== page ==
“The majority of those who have a substance use disorder started using before age 18 and developed their disorder by age 20,” according to the National Institute on Drug Abuse (NIDA) > Principles of Adolescent Substance Use Disorder Treatment: A Research-Based Guide » Introduction.
Given this fact, “What does effective substance abuse prevention look like — is it awareness programs in middle school and/or high school? — is it ‘Just Say, “No”? or it is __________________?”
In my opinion, based on my twelve years studying, writing and speaking about 21st century brain research as it relates to brain development, adolescent behavior, mental illness and “all-things” addiction, effective substance abuse prevention should involve the following:
- Helping Parents and Parents-to-Be Understand How the Brain Develops In Utero through Age 25
- Helping Children, Teachers and Others of Influence in a Child’s Life Understand How the Brain Develops In Utero through Age 25
- Helping All Concerned Understand Substance Use Disorders
To celebrate National Substance Abuse Prevention Month – October 2015…
Listen to Michael Botticelli, Director of National Drug Control Policy’s, message:
And, browse through some of the key information I’ve found and/or used and/or written that addresses the three areas I listed above:
Helping Parents and Parents-to-Be Understand How the Brain Develops In Utero through Age 25
- U.S. National Library of Medicine > MedlinePlus > Fetal Development – as you read through this, you’ll learn at which stages brain development occurs In Utero, which is why it is so important for a woman to avoid drugs or alcohol during pregnancy and follow other medical recommendations for maintaining a healthy pregnancy.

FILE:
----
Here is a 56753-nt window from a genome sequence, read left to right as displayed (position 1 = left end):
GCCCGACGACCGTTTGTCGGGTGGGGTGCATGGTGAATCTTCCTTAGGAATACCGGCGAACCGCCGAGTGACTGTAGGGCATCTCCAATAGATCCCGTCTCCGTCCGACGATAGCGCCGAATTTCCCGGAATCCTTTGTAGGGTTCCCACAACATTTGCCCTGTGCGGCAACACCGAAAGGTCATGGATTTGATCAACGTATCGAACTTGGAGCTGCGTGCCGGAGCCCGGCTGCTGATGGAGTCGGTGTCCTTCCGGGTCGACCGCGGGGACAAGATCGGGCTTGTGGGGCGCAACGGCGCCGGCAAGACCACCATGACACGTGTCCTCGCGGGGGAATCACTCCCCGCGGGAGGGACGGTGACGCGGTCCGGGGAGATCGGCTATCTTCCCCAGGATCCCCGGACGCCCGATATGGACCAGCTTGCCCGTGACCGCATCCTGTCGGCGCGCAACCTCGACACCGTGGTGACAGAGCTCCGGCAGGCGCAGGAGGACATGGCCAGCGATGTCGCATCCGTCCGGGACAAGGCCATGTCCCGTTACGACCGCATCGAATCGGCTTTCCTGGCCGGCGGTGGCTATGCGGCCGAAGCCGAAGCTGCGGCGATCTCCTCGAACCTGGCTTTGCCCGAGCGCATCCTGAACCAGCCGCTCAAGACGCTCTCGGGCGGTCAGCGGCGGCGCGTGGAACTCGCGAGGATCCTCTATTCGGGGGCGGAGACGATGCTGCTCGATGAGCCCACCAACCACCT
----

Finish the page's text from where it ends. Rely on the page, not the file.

- NIDA Drugs, Brains, and Behavior: The Science of Addiction > Drugs and the Brain > Introducing the Human Brain – this explains how the brain works, which explains why drugs and alcohol (and other influences, such as genetics, childhood trauma, mental illness) can change the way a child’s (or an adult’s) brain works.
- Partnership for Drug-Free Kids > The Teen Brain – you’ll find an explanation of the adolescent brain and it’s development. I also urge you to check out the Parntership’s Parent Tool Kit.
- CDC and Kaiser Permanente > Adverse Childhood Experiences (ACEs) Study – an important study explaining the role of adverse childhood experiences on brain development and long-term wellness. This study is now being used as the basis for “trauma-informed” programs in schools, juvenile justice, communities, and for this information, I urge you to explore the website, ACEs Too High.
- Lisa Frederiksen > Want to Get Through to Teens | Talk to Their Brains – one of my blog posts to help parents talk to their teen by using simplified brain research.
Helping Children, Teachers and Others of Influence in a Child’s Life Understand How the Brain Develops In Utero through Age 25
In addition to the information presented above, check out:
- NIDA > Parents & Educators for a wealth of information and free resources to help teachers, parents and others of influence in a child’s life talk with children at various ages about their brains and the influence of alcohol and other drugs on their brains.
Helping All Concerned Understand Substance Use Disorders
One of the most important ways to prevent substance use disorders is to understand how they develop. It’s not simply the use of a drug or alcohol. Understanding how substance use disorders develop will help parents, educators, youth and others of influence in a child’s life understand what “it” is that they are trying to prevent. For this, I suggest you read:
Celebrate October as National Substance Abuse Prevention Month
…by sharing this post and any other information you may be aware of that can further the conversation – prevention is stopping it before it starts.